###### Rotational Effect on Wedge-Shaped Cooling Channel.

The trailing edge cooling passage has been represented with wide aspect rectangular channels. However, the cross sectional shape is best represented with a wedge or trapezoid. To enhance heat transfer in this region of the blade, the leading and trailing surfaces are roughened with ribs or pin-fins. Further protection is provided with coolant ejection from the narrow portion of the channel (Fig. 5), and the additional effects of Coriolis induced secondary flows and centrifugal driven buoyancy alter the heat transfer characteristics. Chang et al. [128] studied heat transfer in rib roughened trapezoidal duct with bleed holes. Liu et al. [129] considered heat transfer in a trailing edge cooling passage with smooth walls with trailing edge slot ejection. The channel was placed at an angle of 135 deg respective of the direction of rotation. Most notably, for all three surfaces, the Nusselt number ratios increase as the rotation number increases. The heat transfer enhancement with slot ejection is much higher than the cases without slot ejection. Rallabandi et al. [130] studied the effect of full length conducting, partial length conducting and nonconducting pins in a wedge-shaped channel with trailing edge bleeding. The rotational effects were altered in different regions by the presence of the pins.

###### Rotational Effect on Dimples Cooling.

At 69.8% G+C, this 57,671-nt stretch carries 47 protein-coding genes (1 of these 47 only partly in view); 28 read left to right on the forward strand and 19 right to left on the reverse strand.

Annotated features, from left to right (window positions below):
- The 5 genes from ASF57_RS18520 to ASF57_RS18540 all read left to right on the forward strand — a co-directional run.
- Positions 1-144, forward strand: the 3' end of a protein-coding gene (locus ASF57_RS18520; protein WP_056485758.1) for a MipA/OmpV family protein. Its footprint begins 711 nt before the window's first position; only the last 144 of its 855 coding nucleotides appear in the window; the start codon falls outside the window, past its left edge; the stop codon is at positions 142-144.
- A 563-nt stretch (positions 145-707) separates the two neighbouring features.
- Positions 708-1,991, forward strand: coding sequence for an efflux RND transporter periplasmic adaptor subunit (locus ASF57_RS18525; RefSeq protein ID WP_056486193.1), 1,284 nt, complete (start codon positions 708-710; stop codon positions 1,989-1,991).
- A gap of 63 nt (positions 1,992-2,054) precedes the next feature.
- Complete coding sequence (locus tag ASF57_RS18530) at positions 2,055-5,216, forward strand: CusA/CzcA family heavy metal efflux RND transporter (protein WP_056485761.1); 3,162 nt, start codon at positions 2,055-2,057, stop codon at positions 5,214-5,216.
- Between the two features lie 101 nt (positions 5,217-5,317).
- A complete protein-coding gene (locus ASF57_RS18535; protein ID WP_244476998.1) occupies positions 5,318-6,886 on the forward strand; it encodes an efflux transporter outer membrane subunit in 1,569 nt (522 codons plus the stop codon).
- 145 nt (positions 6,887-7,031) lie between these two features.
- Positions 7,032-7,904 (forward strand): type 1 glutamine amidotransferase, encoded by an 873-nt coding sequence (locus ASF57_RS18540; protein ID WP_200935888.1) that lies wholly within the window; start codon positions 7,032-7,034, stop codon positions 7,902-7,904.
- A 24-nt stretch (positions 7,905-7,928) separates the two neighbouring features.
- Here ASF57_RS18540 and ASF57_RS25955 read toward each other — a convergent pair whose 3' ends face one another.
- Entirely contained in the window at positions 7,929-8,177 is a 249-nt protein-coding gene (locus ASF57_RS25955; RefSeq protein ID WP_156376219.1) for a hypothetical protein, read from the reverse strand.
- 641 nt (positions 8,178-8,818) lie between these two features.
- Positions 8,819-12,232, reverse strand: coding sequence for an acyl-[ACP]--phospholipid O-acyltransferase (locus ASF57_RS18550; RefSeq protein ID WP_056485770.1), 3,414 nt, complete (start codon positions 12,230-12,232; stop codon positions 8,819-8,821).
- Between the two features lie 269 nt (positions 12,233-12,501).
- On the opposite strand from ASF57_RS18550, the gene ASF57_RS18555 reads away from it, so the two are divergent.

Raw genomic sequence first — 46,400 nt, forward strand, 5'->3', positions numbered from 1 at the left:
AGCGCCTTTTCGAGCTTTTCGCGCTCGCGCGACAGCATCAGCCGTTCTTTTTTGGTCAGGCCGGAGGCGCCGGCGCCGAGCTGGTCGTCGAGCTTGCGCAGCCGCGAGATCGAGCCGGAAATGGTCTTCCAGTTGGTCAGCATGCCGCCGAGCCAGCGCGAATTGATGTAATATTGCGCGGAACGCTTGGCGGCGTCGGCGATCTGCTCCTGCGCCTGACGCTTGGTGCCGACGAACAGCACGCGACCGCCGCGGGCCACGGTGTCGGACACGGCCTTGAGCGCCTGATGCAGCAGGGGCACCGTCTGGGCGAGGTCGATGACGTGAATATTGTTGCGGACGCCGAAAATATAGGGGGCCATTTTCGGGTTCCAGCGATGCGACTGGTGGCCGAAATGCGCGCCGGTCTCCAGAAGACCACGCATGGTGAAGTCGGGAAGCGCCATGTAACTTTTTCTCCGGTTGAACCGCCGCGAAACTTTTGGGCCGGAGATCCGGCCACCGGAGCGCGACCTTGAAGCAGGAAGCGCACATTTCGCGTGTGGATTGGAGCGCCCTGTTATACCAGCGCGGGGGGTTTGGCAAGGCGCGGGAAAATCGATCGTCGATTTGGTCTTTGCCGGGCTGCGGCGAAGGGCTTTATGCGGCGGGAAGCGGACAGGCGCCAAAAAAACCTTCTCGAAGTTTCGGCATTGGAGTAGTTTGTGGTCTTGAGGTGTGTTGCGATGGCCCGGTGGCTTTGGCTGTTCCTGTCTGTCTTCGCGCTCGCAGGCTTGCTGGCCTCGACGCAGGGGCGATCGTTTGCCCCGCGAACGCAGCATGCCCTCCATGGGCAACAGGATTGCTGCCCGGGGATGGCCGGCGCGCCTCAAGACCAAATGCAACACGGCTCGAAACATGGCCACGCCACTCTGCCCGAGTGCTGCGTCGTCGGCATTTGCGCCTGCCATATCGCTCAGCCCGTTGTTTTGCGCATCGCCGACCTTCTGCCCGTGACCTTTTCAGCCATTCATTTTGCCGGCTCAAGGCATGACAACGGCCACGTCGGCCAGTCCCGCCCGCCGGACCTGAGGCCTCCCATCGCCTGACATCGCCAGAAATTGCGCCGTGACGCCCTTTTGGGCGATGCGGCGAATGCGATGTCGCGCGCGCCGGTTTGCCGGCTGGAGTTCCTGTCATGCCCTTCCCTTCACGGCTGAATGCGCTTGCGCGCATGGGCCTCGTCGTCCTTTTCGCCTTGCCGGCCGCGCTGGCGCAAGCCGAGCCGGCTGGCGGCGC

Dimples are recently being considered for turbine blade trailing edge cooling designs. Dimples provide reasonable heat transfer enhancement with a relatively low pressure loss penalty as compared with the ribs and pin-fins. The dimple cooling can be a good choice if the pressure loss is the main concern in the cooling design. Due to the disturbance enhancement caused by dimples, heat transfer from dimpled surface is higher than the smooth wall conditions. This is because dimples induce flow separation and reattachment with pairs of vortices. In addition to flow disturbances, dimples increase heat transfer area. In general, higher heat transfer enhancement occurs on the flow reattached regions either at the dimple cavity downstream or on the dimple downstream flat surface. The heat transfer enhancement is typically around 2–2.5 times that of the smooth wall value with 2–4 times pressure loss penalty and is fairly independent of Reynolds number and channel height or aspect ratio. There have been a number of studies that evaluated the effects of dimple size, dimple depth (depth-to-print diameter ratio = 0.1 to 0.3), distribution, shape (cylindrical, hemispheric, and teardrop), and channel height on the heat transfer coefficient and friction factor distributions in dimple cooling channels (for example, Mahmood et al. [131], etc.). However, the majority of investigations involving dimple cooling have been limited to stationary channels that are applicable for stator blade trailing edge cooling designs; only a few studies focus on rotor blade dimple cooling. Zhou and Acharya [132] studied heat/mass transfer in a rotating square channel with typical dimple array. They found that rotation enhances heat transfer on the trailing dimple surface and reduces heat transfer on the leading dimple surface in a similar manner as the rotational effect on the trailing and leading surfaces of the square channel with ribs. Griffith et al. [133] studied heat transfer in rotating rectangular channels (AR = 4:1) with typical dimple array. The results show that rotation enhances heat transfer on both trailing and leading surfaces of the narrow dimpled channel in a similar trend as the rotational effect on the trailing and leading surfaces of the narrow rectangular channel with pins; however, the heat transfer enhancement of the pinned channel exceeds that of the dimpled channel. Additionally, the dimpled channel oriented at 135 deg with respect to the plane of rotation provides greater overall heat transfer enhancement than the orthogonal dimpled channel.